Many old Kay-made banjos use the "single coordinator rod" system seen above and have a metal or plastic adjustable neck-angle bracket that supposedly lets you set action sort-of on-the-fly. I've found a number of flaws in the design and these days I have no patience with setting-up these banjos unless I fix the flaws.
Here's a simple way to install side dots on instruments. Above are the tools needed -- a drill (I prefer a hand drill as it's slower to mess something up), proper bit (this is 1/16" to match the 1/16" plastic StewMac side dot material), gel super glue, an awl, and a chisel.
Dear everyone -- I've received a lot of emails that I haven't returned yet. I'm sorry! This week all my spare time outside of my regular work flow has been spent getting my taxes done. It's been a busy last year, apparently, with a lot of paper-trails to follow. I will return your messages -- please don't lose heart!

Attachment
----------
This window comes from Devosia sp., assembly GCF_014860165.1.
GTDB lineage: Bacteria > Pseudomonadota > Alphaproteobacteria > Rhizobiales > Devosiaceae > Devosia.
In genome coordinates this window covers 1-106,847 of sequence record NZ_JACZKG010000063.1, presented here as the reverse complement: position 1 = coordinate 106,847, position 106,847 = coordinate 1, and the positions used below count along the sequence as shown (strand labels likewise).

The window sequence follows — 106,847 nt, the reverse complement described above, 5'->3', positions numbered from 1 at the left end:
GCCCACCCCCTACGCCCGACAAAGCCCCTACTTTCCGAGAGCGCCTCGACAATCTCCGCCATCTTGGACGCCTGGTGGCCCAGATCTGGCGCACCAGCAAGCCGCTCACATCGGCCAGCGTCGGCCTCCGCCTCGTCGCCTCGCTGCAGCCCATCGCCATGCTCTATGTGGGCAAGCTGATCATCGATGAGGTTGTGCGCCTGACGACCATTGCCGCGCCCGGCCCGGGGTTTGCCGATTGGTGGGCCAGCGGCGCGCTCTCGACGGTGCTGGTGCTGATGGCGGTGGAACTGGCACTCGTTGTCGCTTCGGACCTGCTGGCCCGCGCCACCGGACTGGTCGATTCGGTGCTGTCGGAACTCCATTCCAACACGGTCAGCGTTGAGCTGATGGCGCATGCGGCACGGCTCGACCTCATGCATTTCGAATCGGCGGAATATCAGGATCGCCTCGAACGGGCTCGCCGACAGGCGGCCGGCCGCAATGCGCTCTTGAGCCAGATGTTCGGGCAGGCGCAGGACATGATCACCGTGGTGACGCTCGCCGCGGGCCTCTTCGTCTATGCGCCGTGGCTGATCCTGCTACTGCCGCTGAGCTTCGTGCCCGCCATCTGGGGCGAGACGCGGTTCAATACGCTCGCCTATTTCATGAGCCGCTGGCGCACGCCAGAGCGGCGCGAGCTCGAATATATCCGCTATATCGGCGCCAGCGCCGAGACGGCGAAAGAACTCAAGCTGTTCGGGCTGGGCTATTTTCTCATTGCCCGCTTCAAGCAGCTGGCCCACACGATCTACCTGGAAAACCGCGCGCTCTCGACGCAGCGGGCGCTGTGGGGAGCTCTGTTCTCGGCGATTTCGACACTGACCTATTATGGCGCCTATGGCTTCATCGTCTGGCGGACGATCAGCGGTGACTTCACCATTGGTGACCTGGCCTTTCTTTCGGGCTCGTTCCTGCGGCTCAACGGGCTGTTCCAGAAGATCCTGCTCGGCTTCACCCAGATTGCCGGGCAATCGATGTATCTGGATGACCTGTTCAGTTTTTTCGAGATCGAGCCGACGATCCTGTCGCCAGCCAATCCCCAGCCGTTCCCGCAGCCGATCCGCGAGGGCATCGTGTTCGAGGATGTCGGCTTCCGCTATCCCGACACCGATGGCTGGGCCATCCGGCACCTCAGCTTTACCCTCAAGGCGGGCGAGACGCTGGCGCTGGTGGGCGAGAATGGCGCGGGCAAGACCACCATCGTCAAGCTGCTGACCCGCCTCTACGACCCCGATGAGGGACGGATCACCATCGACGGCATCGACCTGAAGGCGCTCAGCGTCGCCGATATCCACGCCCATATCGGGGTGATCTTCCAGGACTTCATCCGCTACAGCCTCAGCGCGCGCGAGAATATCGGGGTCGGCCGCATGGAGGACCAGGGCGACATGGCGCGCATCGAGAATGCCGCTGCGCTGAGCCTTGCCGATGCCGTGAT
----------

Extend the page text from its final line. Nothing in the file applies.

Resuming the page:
In my last workshop post, I showed the regluing of this bridge. In this post I'm going to cut a new saddle slot, stain, and finish it to match period aesthetics. Above you can see that I've marked the saddle location and size, drilled the "ends" of the slot, and used my Dremel tool with a cut-off wheel to cut the edges of the slot to depth.
This is a customer's gorgeous Howe-Orme cylinder-top guitar from, apparently, the 1890s. It's in overall absurdly-excellent shape, though the bridge needs a reglue and it will eventually get a fret level/dress, setup, and small bridge modification as well.
Bandurrias are tres cool, but they've got some distinct issues due to 12-string tension and the Spanish heel design. This one is one I've slacked-off on for a long time until the proper repair solution gelled for me -- as the neck joint had caved into the top and sprung the side-seams. Of course, a few layers of old repairs accompanied this condition, too.